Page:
The Township Council voted 4-1 Thursday to adopt a motion rezoning of the Hilltop property as gateway commercial zone.
The decision came following several hours, two public hearings and discussion between the council and a full-capacity room of residents.
Councilwoman Carla Stilson voted against the motion.
The council opened the first public hearing, discussion and questions on an amendment that would prevent buildings taller than 35 feet in height within 150 feet of any single family residence.
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The first hearing generated few questions. Council verified that any amendments to gateway commercial zoning would apply to all current gateway zoned areas and not only the proposed Hilltop property and additional properties.
However, many residents voiced their concerns during the second public hearing, which opened to questions and comments about the proposal of rezoning the Hilltop property as gateway commercial and the Thompson Woods Preserve as open space/recreational/conservation.
The comments were overwhelmingly negative toward the proposal.
Jon Jones, of Hill Drive, questioned if the 35-foot amendment would protect his own home, a home that was now slated to be rezoned as gateway commercial.
“If I’m rezoned,” he said, “I won’t be R-1 or R-2 anymore. I’m afraid I’ll have a 35-foot tall building next to me, which is about three stories.”
Jones also asked how the buffer will be measured, since a portion of the proposed zone rests on a hill. At the same time, he asked if 35 feet included structures on top of the building, including antennas which can reach up to 55 feet.
Niel Brandt, of Walnut Spring Lane, expressed his concern for the protection of the Thompson Woods Preserve. He referred to the land management plan for the woods and said the rules to protect the forest seemed reasonable. However, he wondered if the rules would be enforced.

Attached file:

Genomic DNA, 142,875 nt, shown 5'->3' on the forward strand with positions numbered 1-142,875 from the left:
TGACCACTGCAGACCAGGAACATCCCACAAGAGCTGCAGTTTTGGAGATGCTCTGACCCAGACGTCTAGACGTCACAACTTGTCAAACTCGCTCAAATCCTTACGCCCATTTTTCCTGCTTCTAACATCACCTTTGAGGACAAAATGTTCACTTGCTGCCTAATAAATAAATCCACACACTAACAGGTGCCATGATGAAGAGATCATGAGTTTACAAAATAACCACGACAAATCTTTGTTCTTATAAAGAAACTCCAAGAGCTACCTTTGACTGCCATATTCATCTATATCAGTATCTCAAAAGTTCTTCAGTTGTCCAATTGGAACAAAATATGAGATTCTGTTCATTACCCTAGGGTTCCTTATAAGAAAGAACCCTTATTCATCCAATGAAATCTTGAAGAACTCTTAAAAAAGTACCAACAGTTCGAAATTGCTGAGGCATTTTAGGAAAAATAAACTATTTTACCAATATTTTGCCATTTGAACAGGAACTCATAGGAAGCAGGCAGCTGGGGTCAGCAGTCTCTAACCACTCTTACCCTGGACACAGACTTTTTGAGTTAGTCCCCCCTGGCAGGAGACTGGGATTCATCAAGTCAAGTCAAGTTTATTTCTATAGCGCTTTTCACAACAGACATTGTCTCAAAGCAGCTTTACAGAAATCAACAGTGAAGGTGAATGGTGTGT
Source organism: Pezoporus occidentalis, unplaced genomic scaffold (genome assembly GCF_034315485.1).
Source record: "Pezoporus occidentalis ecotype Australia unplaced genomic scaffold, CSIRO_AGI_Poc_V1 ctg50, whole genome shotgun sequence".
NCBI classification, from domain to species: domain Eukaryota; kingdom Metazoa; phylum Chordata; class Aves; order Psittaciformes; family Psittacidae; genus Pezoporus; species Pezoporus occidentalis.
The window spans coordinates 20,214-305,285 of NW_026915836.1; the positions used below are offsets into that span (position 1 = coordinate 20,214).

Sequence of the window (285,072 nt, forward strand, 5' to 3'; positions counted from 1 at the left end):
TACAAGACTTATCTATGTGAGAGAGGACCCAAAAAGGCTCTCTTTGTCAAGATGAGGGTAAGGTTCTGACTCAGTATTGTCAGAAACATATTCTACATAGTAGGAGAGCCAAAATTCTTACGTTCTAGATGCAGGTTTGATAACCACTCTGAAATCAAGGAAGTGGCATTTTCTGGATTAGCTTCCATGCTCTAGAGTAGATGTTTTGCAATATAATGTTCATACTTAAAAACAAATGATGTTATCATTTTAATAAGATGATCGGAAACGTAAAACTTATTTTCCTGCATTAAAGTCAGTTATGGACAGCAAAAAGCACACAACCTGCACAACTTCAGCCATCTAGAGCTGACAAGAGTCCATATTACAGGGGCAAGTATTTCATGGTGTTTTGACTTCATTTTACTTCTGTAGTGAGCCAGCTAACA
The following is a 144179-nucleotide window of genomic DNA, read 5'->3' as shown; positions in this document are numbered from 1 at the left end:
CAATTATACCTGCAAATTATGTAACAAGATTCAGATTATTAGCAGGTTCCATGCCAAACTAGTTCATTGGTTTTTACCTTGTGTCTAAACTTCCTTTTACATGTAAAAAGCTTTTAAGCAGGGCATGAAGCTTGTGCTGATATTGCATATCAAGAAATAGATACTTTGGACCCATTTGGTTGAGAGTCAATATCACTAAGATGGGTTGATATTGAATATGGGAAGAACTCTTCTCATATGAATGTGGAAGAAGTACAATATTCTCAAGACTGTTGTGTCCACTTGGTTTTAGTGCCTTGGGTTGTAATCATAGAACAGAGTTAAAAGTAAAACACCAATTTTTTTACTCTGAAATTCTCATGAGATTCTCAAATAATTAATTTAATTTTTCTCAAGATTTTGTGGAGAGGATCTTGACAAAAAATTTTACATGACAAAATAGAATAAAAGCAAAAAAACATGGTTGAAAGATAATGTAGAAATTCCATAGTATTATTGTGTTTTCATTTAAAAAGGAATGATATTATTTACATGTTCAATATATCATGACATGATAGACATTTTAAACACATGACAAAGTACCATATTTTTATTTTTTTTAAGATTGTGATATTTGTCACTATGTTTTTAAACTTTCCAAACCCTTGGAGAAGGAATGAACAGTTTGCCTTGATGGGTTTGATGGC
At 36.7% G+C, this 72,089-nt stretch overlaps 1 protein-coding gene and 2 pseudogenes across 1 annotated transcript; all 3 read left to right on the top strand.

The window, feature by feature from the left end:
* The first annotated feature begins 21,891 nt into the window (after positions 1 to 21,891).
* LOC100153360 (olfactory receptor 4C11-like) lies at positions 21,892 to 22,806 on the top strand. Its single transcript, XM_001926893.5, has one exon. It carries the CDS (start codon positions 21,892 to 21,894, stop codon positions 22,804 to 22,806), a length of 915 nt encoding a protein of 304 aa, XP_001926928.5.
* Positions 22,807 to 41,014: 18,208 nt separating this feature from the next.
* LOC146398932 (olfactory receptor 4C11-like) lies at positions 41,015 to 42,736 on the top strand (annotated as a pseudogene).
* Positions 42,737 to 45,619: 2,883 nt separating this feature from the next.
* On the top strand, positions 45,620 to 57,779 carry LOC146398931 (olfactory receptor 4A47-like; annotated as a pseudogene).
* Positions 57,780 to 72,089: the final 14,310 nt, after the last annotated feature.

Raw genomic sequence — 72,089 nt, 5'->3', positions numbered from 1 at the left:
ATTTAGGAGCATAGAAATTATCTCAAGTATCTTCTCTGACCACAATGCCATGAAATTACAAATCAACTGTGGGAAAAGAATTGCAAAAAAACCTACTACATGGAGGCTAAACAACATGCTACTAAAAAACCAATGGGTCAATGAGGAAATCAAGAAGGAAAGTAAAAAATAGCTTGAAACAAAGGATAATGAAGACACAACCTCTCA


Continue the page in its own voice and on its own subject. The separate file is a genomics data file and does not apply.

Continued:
“I walk in Thompson Woods every day,” he said. “Not even the present rules are being enforced. People ride bikes on paths that don’t allow bikes, people smoke. Imagine how it will be when 700 transient students live in the area.”
George Otto, of Oak Pointe Circle, offered a cautionary tale of living near a large student population.
“Constant radio noise disrupts the natural ambiance,” he said. “It gets even worse when events bring in louder noise, such as DJs.”
With as few as 50 to 100 students, he said, he could not even open his window at night. If the township decided to go through with the rezoning, he warned the council to very carefully think through the design.
Residents also shared previously voiced concerns of the environmental impact, stormwater runoff and increased traffic. A common theme among the comments echoed clearly: how does rezoning as gateway commercial benefit the neighborhood?
Pat Smith, who represents the owners of the Hilltop and adjacent properties, explained he and his clients felt it was a good proposal.
Concessions have been made on both sides, and he urged Township Council to move forward with the proposition.
The board unanimously adopted the amendment for the 150-foot restriction.
In discussion, the council requested a history of stormwater management on the property. Township engineer Kent Baker explained that stormwater regulations practically didn’t exist during development from the 1950s to the 1990s. With recent regulations implemented from 1992 through today, stormwater management has gotten stronger over the decades.
Any development would be required to mitigate runoff and would actually improve the situation, he said.
“Any time you develop a property, it’s going to increase the runoff. But with retention and runoff regulations now, it mitigates the additional runoff from any development.”
The council also addressed the issue raised by Jones, asking if the buffer would still apply to his property if rezoned as gateway commercial.
According to council Chairman Eric Bernier, he would receive greater protection under a gateway commercial zone than as an R-2 zone.
According to Centre Regional Planning Agency senior planner Mark Holdren there would still be the potential for 35-foot tall buildings to be developed near his property, the only difference would be the use of the building.
In discussing Thompson Woods, Township Manager Adam Brumbaugh explained that many ordinances, including those that govern Thompson Woods, are complaint-driven.
“If we receive a complaint that is actionable,” he said, “we can take steps to take care of it.”
Issues regarding the preserve have been addressed in the past, he said, with great success.
Baker said in perspective, there are other large parks near student-dense residential areas that have not experienced any problems.
Councilman Rich Franke thanked all the attendees for their participation, saying they all participated in “the purest form of democracy.”
Gateway commercial is the best opportunity for development along College Avenue, he said. If you don’t give the property the opportunity to develop, it will lay stagnant.
“I honestly think we did the right thing tonight,” Bernier said, “but only time will tell.”